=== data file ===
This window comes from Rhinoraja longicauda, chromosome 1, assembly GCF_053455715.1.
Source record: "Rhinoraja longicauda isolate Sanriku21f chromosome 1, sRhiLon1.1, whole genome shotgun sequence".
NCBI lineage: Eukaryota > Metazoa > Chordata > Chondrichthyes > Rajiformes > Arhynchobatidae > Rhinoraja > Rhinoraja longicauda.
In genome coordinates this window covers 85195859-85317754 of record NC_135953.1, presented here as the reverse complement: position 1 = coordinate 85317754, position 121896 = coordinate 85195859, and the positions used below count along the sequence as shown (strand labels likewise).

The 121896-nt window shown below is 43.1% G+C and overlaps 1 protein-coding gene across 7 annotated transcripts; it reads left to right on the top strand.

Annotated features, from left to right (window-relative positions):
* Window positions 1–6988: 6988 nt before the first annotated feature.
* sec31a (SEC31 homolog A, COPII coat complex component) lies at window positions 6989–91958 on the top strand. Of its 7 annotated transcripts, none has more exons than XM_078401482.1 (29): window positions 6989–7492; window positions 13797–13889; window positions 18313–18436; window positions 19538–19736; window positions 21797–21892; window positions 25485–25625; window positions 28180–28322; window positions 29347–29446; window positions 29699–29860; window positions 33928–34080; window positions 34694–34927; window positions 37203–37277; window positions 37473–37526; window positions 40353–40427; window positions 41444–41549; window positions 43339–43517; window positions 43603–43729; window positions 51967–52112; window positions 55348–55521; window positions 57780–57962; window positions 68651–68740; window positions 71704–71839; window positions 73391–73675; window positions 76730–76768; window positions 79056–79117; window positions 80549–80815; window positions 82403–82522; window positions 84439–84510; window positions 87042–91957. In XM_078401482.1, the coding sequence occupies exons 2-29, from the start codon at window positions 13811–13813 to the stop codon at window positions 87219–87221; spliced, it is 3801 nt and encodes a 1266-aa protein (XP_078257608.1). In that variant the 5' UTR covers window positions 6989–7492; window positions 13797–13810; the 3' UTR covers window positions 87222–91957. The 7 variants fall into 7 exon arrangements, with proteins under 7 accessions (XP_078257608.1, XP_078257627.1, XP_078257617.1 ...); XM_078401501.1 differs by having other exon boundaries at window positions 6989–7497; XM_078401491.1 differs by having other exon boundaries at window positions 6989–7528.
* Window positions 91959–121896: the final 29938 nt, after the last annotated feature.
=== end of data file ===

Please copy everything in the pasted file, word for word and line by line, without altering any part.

This window comes from Rhinoraja longicauda, chromosome 1, assembly GCF_053455715.1.
Source record: "Rhinoraja longicauda isolate Sanriku21f chromosome 1, sRhiLon1.1, whole genome shotgun sequence".
NCBI lineage: Eukaryota > Metazoa > Chordata > Chondrichthyes > Rajiformes > Arhynchobatidae > Rhinoraja > Rhinoraja longicauda.
In genome coordinates this window covers 85195859-85317754 of record NC_135953.1, presented here as the reverse complement: position 1 = coordinate 85317754, position 121896 = coordinate 85195859, and the positions used below count along the sequence as shown (strand labels likewise).

The 121896-nt window shown below is 43.1% G+C and overlaps 1 protein-coding gene across 7 annotated transcripts; it reads left to right on the top strand.

Annotated features, from left to right (window-relative positions):
* Window positions 1–6988: 6988 nt before the first annotated feature.
* sec31a (SEC31 homolog A, COPII coat complex component) lies at window positions 6989–91958 on the top strand. Of its 7 annotated transcripts, none has more exons than XM_078401482.1 (29): window positions 6989–7492; window positions 13797–13889; window positions 18313–18436; window positions 19538–19736; window positions 21797–21892; window positions 25485–25625; window positions 28180–28322; window positions 29347–29446; window positions 29699–29860; window positions 33928–34080; window positions 34694–34927; window positions 37203–37277; window positions 37473–37526; window positions 40353–40427; window positions 41444–41549; window positions 43339–43517; window positions 43603–43729; window positions 51967–52112; window positions 55348–55521; window positions 57780–57962; window positions 68651–68740; window positions 71704–71839; window positions 73391–73675; window positions 76730–76768; window positions 79056–79117; window positions 80549–80815; window positions 82403–82522; window positions 84439–84510; window positions 87042–91957. In XM_078401482.1, the coding sequence occupies exons 2-29, from the start codon at window positions 13811–13813 to the stop codon at window positions 87219–87221; spliced, it is 3801 nt and encodes a 1266-aa protein (XP_078257608.1). In that variant the 5' UTR covers window positions 6989–7492; window positions 13797–13810; the 3' UTR covers window positions 87222–91957. The 7 variants fall into 7 exon arrangements, with proteins under 7 accessions (XP_078257608.1, XP_078257627.1, XP_078257617.1 ...); XM_078401501.1 differs by having other exon boundaries at window positions 6989–7497; XM_078401491.1 differs by having other exon boundaries at window positions 6989–7528.
* Window positions 91959–121896: the final 29938 nt, after the last annotated feature.